A large piece of manmade space debris, thought to be junk dating back from Apollo space missions, is set to collide with Earth in November.
Scientists predict that the hollow object will strike Earth at approximately 6.15am on 13 November. They have been tracking the object using specialised independent astronomy software developed by Bill Gray, an asteroid software developer in conjunction with Nasa’s Jet Propulsion Laboratory in Pasadena, California and based on its trajectory, think that it may fall in the Indian Ocean about 40 miles off the southern coast of Sri Lanka.
It’s not yet certain where the space debris has originated from. It may be material from the Apollo space missions, 1961-1975, or it may be junk from a more recent moon mission. Much of the material should burn in the atmosphere before it strikes Earth, but nevertheless, software developer Bill Gray has told the journal Nature: “I would not necessarily want to be going fishing directly underneath it.”
As it entered the atmosphere, the disruptive gravity of the Moon and the Sun are thought to have kicked the object into an elliptical orbit, putting it on a collision course with Earth. Unless there are people sailing and fishing in the near vicinity to the collision, there is not expected to be any fatalities, and in any case, it is highly unlikely that there will be fisherman 40 miles off the Sri Lankan coast.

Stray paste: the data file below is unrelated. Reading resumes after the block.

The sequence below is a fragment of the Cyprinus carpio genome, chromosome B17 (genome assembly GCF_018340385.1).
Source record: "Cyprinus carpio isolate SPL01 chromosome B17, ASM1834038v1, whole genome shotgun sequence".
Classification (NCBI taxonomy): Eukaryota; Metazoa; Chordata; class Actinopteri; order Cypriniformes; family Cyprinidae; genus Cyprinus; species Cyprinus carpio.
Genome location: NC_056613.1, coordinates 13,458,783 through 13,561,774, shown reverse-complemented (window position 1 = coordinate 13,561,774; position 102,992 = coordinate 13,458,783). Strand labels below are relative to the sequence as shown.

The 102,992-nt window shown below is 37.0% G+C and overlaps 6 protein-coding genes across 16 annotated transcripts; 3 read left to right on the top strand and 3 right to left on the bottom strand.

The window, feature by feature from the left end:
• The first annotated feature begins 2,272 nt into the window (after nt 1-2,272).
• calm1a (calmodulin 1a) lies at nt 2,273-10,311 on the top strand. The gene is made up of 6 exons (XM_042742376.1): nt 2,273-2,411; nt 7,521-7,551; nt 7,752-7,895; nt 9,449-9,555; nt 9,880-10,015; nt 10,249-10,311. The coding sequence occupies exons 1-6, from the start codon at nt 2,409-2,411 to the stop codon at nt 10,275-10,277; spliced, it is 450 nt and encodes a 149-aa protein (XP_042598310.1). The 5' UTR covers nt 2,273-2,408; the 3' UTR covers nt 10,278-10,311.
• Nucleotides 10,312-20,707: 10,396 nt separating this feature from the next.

However scientists have been working on methods for protecting the Earth from asteroid collisions. An upcoming mission named the joint US –European AIDA (Asteroid Deflection and Assessment) is set to send two spacecraft to nudge an asteroid off its predicted path as a test run for what they would do in the future if an asteroid was on course to wipe out our planet. If the mission is a success, it could pave the way for scientists to discover more about asteroids and potentially hazardous near-Earth asteroids and space objects.